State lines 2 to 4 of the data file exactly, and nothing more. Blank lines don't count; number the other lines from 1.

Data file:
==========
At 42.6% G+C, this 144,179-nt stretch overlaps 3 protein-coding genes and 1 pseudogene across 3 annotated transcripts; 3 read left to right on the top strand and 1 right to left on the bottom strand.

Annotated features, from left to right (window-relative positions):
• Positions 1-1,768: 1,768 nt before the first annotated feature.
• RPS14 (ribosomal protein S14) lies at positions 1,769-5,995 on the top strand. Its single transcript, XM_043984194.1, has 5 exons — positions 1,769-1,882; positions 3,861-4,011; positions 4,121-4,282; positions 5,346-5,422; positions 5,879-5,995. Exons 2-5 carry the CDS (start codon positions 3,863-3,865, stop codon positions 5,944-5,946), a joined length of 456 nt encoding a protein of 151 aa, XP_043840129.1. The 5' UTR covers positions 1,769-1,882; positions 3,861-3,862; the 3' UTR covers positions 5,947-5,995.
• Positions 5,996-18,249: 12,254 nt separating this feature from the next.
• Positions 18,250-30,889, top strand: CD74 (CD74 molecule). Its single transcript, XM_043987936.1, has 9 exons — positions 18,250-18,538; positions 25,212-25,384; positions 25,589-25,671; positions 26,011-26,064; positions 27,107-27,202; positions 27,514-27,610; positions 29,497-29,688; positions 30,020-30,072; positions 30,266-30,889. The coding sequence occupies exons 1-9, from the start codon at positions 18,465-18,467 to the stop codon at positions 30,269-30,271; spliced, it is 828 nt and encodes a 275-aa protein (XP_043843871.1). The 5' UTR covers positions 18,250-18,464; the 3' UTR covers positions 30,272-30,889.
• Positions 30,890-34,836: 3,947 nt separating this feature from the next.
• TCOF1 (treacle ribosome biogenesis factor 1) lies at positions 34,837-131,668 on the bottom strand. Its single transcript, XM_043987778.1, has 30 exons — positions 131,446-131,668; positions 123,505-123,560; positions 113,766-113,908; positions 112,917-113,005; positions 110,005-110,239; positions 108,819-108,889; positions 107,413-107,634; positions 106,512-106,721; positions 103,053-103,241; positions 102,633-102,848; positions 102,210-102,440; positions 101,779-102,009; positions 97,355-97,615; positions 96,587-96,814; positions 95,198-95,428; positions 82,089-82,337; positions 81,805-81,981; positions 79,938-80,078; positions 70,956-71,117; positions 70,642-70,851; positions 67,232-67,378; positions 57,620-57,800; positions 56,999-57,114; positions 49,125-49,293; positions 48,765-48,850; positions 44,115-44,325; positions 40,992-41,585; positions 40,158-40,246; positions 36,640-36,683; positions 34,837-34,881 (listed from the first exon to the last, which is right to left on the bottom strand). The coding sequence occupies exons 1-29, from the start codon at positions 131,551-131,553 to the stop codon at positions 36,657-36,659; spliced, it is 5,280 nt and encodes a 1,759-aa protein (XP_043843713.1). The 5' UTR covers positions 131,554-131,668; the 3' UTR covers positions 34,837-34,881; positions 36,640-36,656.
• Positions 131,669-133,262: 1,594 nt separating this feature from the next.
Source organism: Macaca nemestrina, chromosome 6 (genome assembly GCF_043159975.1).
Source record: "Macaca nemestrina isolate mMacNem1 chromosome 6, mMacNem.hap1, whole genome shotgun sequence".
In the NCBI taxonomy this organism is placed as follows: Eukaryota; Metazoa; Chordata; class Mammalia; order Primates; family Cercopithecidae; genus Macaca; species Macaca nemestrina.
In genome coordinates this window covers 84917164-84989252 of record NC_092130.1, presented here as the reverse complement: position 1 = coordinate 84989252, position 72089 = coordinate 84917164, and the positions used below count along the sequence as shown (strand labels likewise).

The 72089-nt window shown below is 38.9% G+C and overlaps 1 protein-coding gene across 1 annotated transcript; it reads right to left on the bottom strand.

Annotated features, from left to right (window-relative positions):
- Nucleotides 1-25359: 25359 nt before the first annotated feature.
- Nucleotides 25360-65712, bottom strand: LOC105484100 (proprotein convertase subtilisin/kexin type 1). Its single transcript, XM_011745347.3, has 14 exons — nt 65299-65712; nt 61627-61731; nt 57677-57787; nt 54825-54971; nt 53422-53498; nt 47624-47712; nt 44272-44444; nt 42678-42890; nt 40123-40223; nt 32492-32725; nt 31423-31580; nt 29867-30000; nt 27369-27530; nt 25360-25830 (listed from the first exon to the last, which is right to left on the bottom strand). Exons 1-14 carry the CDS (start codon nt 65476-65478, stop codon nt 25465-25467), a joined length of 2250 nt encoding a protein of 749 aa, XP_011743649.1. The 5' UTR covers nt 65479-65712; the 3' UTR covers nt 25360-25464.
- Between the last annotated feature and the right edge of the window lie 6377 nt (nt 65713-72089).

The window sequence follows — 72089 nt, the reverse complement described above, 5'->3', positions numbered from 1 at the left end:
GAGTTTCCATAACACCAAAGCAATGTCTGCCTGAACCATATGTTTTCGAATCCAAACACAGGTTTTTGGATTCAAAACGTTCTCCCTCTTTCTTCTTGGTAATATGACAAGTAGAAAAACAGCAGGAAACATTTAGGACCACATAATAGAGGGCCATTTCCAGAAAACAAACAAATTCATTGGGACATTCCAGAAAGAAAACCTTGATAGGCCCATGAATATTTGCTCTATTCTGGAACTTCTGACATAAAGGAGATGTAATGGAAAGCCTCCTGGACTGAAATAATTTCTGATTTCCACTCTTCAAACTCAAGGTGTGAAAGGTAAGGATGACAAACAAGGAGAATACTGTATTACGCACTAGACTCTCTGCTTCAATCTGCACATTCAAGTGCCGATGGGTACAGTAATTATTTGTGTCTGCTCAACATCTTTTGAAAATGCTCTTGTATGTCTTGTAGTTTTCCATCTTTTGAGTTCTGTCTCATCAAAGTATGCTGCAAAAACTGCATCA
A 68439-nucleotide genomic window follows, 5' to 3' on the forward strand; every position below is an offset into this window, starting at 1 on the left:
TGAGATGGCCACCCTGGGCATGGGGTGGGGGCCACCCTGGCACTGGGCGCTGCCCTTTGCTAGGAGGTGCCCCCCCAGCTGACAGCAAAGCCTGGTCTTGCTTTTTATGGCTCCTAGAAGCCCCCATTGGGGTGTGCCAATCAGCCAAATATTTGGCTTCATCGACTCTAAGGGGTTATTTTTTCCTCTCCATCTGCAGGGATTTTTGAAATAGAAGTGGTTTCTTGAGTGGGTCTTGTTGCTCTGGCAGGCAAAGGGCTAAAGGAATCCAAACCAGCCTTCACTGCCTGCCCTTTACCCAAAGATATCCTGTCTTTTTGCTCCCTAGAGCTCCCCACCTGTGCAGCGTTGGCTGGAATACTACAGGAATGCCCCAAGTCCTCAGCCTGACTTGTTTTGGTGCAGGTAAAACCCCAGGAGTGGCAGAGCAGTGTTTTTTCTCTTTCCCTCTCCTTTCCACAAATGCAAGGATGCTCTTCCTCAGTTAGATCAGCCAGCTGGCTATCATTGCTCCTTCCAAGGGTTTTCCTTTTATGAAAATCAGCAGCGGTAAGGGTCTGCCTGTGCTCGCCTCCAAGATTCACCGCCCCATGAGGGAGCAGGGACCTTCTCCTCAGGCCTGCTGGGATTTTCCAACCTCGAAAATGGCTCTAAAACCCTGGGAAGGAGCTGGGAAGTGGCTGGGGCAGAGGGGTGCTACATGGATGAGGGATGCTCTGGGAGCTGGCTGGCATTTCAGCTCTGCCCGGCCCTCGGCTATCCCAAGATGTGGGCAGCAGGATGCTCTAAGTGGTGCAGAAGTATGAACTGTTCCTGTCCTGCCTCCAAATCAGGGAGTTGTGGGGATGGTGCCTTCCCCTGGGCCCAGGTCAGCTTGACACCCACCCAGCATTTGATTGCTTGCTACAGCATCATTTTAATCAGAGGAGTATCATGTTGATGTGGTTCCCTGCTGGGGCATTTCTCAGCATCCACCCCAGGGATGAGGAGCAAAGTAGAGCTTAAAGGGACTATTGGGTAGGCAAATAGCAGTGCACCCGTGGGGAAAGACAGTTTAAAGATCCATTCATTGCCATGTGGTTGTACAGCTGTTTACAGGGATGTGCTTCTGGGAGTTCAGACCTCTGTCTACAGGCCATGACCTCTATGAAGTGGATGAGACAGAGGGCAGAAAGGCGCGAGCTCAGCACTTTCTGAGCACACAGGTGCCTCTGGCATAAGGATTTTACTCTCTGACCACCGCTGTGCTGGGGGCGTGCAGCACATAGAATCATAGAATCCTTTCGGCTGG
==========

Annotated features, from left to right (window-relative positions):
• Positions 1-1,768: 1,768 nt before the first annotated feature.
• RPS14 (ribosomal protein S14) lies at positions 1,769-5,995 on the top strand. Its single transcript, XM_043984194.1, has 5 exons — positions 1,769-1,882; positions 3,861-4,011; positions 4,121-4,282; positions 5,346-5,422; positions 5,879-5,995. Exons 2-5 carry the CDS (start codon positions 3,863-3,865, stop codon positions 5,944-5,946), a joined length of 456 nt encoding a protein of 151 aa, XP_043840129.1. The 5' UTR covers positions 1,769-1,882; positions 3,861-3,862; the 3' UTR covers positions 5,947-5,995.